A Queen's Speech in new liberty language?
24 May 2010
Today Liberty responded optimistically to many of the proposals rumoured to be announced in tomorrow’s Queen’s Speech.
In particular, the organisation has long campaigned against Identity Cards and the National Identity Register and welcomes the advent of a “Great Repeal Bill” instead of the usual diet of extra police powers and criminal offences that we are often fed by a new Parliament. Alongside the reform of the DNA database and other sensitive databases, regulation of surveillance and measures to restore peaceful protest Liberty would like to see the Great Repeal Bill include the following:
The early repeal of the unsafe and unfair “control order” regime that provides indefinite punishment without trial (house arrest etc) for terror suspects on the basis of secret intelligence instead of charges, evidence and proof. This regime was fought by both coalition parties in opposition. Whilst this regime is renewed by Parliament annually, neither the Conservatives nor Liberal Democrats have voted for renewal for the last three years.
Reversal of in-roads into the right to jury trial created by the Criminal Justice Act 2003.
A reform of Britain’s “summary extradition” arrangements with the US, EU and a number of other countries. No one should be sent from Britain to face charges abroad if it would be fairer to deal with them here and without a basic case to answer being shown in a British court. The injustice caused by “instant extradition” has been most recently highlighted by the heart-rending case of Gary McKinnon. Until the law is changed to put discretion and compassion at the heart of the system, the only hope for people like Gary is under the Human Rights Act.
Legal prohibition to guarantee the promise in the Programme for Government that children will no longer be held in immigration detention.
On a more worrying note, Liberty will look closely at the detail of draft legislation on police and parliamentary reform to ensure that operational police independence and the ability of Parliament to hold Government to account, is not compromised.
Shami Chakrabarti, Director of Liberty said:
“After years of sweeping police powers, criminal offences and constant attacks on our rights and freedoms, the new liberty language of this Queen’s speech will be music to many ears. But in claiming this territory, the Coalition parties must expect even closer scrutiny. As always, Liberty will not flinch from holding the Government to its word.”
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NOTES TO EDITORS
1. In December 2008 the European Court of Human Rights stated in the S and Marper v UK ruling that the UK’s policy of indefinite retention of DNA for unconvicted people is in breach of the European Convention on Human Rights. In response to this judgment, the Crime and Security Act 2010 reduced the retention period to 6 years for those arrested but not charged or convicted. Even as amended, our retention regime remains disproportionate – failing to distinguish between the innocent and the guilty. Liberty also believes our current regime leaves the UK in breach of the Court judgment and the European Convention on Human Rights.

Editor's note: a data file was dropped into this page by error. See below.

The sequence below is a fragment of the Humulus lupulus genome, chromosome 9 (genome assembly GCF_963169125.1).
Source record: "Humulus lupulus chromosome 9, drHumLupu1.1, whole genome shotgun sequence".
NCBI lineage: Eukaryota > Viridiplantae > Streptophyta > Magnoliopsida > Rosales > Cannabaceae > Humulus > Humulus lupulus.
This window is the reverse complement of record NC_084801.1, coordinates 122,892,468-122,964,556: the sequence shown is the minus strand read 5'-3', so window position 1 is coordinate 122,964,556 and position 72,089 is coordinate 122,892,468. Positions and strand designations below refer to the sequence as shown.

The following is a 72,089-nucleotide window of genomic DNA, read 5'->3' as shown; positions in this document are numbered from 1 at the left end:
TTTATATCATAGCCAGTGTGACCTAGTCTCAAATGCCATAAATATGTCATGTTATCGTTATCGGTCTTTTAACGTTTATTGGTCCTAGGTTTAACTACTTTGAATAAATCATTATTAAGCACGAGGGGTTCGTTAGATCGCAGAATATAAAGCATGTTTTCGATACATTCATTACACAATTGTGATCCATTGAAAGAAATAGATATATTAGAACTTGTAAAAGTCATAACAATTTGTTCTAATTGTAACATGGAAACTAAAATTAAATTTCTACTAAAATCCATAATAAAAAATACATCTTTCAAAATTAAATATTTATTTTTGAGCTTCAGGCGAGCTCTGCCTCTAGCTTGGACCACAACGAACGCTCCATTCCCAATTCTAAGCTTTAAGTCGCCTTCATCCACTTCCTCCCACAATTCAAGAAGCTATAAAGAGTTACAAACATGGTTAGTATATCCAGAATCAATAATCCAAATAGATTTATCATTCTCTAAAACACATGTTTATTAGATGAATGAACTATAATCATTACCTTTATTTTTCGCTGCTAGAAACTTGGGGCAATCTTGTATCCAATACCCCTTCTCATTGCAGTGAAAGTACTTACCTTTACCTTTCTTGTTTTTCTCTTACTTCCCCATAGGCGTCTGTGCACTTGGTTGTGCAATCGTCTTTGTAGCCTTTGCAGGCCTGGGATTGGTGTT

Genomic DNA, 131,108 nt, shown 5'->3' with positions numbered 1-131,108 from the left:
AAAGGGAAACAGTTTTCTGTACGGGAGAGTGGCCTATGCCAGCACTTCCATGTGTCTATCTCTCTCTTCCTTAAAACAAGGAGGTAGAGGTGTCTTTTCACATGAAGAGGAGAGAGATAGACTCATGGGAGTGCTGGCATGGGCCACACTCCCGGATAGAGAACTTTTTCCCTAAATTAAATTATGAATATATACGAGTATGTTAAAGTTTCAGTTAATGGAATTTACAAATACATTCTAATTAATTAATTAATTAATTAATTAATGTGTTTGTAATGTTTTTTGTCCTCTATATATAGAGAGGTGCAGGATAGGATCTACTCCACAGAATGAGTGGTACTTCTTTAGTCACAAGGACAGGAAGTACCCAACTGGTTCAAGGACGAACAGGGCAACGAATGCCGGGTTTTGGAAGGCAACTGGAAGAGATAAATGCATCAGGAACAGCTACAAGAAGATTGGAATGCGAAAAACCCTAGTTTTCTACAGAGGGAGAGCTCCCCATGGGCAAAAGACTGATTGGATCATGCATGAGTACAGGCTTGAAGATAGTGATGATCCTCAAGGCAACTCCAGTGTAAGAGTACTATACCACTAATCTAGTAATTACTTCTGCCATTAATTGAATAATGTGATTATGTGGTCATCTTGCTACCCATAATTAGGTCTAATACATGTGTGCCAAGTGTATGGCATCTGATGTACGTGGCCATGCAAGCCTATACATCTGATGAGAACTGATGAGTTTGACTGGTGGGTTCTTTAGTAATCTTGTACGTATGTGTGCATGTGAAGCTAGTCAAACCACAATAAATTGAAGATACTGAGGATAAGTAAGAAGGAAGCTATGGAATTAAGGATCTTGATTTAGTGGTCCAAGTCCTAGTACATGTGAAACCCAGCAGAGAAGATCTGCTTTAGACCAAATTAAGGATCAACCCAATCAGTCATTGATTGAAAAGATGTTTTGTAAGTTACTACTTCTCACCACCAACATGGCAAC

2. Although CCTV can be useful in detecting crime, the number of cameras throughout the UK has serious implications on the right to private life. Liberty also believes – as independent research confirms – that the benefits of CCTV have been exaggerated. Despite technological innovations and a huge increase in the quantity of CCTV, Parliament is yet to consider this issue, in particular the necessity of regulation.
3. Despite much talk of repeal, sections 132 to 138 of the Serious Organised Crime and Police Act 2005 - which dangerously undermine the right to protest in the vicinity of Parliament - remain on the statute book. Also in need of reform is Section 44 of the Terrorism Act 2000 (stop and search without suspicion) which has been used to clamp down on peaceful protesters. In January 2010, Liberty successfully challenged this power - and its use against protesters - in the European Court of Human Rights. The powers were found to be in breach of article 8 (private life) of the European Convention of Human Rights and are now in urgent need of amendment.
4. More information about Liberty’s ‘Unsafe, Unfair’ campaign
5. Sections 43-48 of the Criminal Justice Act 2003 allows for the removal of juries in crown court trials.
6. More information about Liberty’s Extradition Watch campaign.
7. In the immigration section of the Coalition agreement ‘ Programme for Government’, it states ‘ we will end the detention of children for immigration purposes’.
8. Liberty is concerned over proposals – made previously by both parties now in Government - for directly elected individuals or directly elected police authorities to be given responsibility for operational policing. We welcome a recent change in the language of this proposal – which is now rumoured to be introduced after the summer recess. We will be looking for further clarification that while democratic scrutiny might be exercised over police budgets this will not compromise operational independence.
9. Liberty is concerned that well-meaning plans to tie the PM’s hands with fixed term parliaments should not impede MPs’ ability to instigate a vote of no confidence in any serving Government of the day.